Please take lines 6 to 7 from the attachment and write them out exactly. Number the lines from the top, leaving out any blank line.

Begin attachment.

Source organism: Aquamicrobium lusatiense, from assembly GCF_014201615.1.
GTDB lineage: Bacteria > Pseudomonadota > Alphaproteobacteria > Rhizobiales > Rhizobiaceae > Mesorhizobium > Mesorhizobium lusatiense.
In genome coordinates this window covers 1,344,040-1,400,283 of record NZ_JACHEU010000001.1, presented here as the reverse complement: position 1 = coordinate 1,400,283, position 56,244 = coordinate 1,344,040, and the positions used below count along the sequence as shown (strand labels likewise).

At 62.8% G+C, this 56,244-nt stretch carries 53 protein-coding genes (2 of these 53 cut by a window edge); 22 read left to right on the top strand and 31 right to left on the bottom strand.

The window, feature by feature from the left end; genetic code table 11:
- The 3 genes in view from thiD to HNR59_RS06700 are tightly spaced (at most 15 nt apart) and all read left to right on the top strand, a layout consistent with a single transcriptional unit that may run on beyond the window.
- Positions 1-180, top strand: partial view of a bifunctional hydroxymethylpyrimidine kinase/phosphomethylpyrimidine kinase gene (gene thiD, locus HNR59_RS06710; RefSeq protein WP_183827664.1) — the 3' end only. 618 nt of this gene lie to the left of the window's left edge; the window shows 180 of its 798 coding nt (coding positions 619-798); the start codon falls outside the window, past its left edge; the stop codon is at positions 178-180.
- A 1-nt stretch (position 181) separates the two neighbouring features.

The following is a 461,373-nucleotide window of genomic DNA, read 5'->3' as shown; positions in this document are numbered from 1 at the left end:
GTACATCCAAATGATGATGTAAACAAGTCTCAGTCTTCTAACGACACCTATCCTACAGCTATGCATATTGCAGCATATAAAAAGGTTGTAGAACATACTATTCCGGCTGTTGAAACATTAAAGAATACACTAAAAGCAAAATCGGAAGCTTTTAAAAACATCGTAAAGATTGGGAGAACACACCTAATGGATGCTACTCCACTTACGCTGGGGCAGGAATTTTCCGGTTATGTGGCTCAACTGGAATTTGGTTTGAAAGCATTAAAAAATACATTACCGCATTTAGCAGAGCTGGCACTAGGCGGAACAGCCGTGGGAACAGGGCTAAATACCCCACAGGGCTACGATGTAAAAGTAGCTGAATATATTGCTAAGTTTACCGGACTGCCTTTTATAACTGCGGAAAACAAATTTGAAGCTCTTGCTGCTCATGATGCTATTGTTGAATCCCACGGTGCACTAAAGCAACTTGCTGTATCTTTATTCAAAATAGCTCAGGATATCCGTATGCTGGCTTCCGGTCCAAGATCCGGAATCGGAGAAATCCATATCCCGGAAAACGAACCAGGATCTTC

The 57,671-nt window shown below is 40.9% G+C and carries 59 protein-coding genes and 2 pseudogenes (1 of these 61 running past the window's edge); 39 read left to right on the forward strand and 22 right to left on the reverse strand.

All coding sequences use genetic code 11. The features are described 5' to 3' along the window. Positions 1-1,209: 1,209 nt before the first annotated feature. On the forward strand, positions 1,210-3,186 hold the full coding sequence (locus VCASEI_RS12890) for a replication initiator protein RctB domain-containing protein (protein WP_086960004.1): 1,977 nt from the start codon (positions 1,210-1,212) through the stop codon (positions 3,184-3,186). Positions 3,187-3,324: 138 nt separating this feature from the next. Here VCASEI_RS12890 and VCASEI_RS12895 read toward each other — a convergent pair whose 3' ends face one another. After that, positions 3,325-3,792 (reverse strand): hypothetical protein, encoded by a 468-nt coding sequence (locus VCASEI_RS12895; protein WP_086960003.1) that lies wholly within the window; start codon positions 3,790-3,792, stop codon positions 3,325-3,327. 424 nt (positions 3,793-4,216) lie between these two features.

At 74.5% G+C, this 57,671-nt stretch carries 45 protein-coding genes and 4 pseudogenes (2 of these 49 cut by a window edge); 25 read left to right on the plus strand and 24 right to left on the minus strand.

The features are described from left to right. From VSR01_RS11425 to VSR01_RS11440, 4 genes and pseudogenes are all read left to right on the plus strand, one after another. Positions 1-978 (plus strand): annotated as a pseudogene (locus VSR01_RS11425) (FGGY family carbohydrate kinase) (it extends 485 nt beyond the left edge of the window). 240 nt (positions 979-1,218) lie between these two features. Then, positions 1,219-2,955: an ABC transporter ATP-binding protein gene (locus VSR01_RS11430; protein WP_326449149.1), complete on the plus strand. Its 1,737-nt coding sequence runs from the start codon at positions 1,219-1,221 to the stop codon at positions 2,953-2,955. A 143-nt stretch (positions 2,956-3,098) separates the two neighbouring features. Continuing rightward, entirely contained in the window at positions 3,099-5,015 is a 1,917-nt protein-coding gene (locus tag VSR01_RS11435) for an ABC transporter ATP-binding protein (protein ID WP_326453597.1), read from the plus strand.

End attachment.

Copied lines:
- The 3 genes in view from thiD to HNR59_RS06700 are tightly spaced (at most 15 nt apart) and all read left to right on the top strand, a layout consistent with a single transcriptional unit that may run on beyond the window.
- Positions 1-180, top strand: partial view of a bifunctional hydroxymethylpyrimidine kinase/phosphomethylpyrimidine kinase gene (gene thiD, locus HNR59_RS06710; RefSeq protein WP_183827664.1) — the 3' end only. 618 nt of this gene lie to the left of the window's left edge; the window shows 180 of its 798 coding nt (coding positions 619-798); the start codon falls outside the window, past its left edge; the stop codon is at positions 178-180.